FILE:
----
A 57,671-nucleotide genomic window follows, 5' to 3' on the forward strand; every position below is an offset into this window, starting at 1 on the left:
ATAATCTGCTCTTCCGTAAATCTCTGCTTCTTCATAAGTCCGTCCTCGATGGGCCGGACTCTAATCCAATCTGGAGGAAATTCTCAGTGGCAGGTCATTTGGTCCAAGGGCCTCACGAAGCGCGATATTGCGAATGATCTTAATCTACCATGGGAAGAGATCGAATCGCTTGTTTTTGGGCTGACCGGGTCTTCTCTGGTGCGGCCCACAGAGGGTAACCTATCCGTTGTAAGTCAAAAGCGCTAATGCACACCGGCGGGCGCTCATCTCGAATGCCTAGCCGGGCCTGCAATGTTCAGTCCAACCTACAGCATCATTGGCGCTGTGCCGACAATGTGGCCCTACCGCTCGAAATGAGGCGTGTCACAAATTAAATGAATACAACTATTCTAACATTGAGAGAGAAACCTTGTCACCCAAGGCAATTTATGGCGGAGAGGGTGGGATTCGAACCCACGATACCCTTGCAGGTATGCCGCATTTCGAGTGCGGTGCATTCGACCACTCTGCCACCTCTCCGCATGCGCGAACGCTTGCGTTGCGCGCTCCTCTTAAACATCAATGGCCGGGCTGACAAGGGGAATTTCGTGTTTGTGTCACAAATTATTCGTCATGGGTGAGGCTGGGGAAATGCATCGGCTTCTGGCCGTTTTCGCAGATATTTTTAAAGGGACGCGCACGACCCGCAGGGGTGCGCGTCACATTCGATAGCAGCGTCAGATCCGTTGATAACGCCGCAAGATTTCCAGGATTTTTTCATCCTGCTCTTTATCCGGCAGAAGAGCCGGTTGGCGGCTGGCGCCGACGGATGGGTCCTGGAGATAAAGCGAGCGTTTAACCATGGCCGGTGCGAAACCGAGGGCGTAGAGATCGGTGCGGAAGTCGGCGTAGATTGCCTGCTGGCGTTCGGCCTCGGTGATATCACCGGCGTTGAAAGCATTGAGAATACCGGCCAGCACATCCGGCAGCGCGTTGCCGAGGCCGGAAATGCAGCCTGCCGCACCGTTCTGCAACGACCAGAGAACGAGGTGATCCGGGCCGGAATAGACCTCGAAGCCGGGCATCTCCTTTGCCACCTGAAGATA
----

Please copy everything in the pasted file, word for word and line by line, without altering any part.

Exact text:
A 57,671-nucleotide genomic window follows, 5' to 3' on the forward strand; every position below is an offset into this window, starting at 1 on the left:
ATAATCTGCTCTTCCGTAAATCTCTGCTTCTTCATAAGTCCGTCCTCGATGGGCCGGACTCTAATCCAATCTGGAGGAAATTCTCAGTGGCAGGTCATTTGGTCCAAGGGCCTCACGAAGCGCGATATTGCGAATGATCTTAATCTACCATGGGAAGAGATCGAATCGCTTGTTTTTGGGCTGACCGGGTCTTCTCTGGTGCGGCCCACAGAGGGTAACCTATCCGTTGTAAGTCAAAAGCGCTAATGCACACCGGCGGGCGCTCATCTCGAATGCCTAGCCGGGCCTGCAATGTTCAGTCCAACCTACAGCATCATTGGCGCTGTGCCGACAATGTGGCCCTACCGCTCGAAATGAGGCGTGTCACAAATTAAATGAATACAACTATTCTAACATTGAGAGAGAAACCTTGTCACCCAAGGCAATTTATGGCGGAGAGGGTGGGATTCGAACCCACGATACCCTTGCAGGTATGCCGCATTTCGAGTGCGGTGCATTCGACCACTCTGCCACCTCTCCGCATGCGCGAACGCTTGCGTTGCGCGCTCCTCTTAAACATCAATGGCCGGGCTGACAAGGGGAATTTCGTGTTTGTGTCACAAATTATTCGTCATGGGTGAGGCTGGGGAAATGCATCGGCTTCTGGCCGTTTTCGCAGATATTTTTAAAGGGACGCGCACGACCCGCAGGGGTGCGCGTCACATTCGATAGCAGCGTCAGATCCGTTGATAACGCCGCAAGATTTCCAGGATTTTTTCATCCTGCTCTTTATCCGGCAGAAGAGCCGGTTGGCGGCTGGCGCCGACGGATGGGTCCTGGAGATAAAGCGAGCGTTTAACCATGGCCGGTGCGAAACCGAGGGCGTAGAGATCGGTGCGGAAGTCGGCGTAGATTGCCTGCTGGCGTTCGGCCTCGGTGATATCACCGGCGTTGAAAGCATTGAGAATACCGGCCAGCACATCCGGCAGCGCGTTGCCGAGGCCGGAAATGCAGCCTGCCGCACCGTTCTGCAACGACCAGAGAACGAGGTGATCCGGGCCGGAATAGACCTCGAAGCCGGGCATCTCCTTTGCCACCTGAAGATA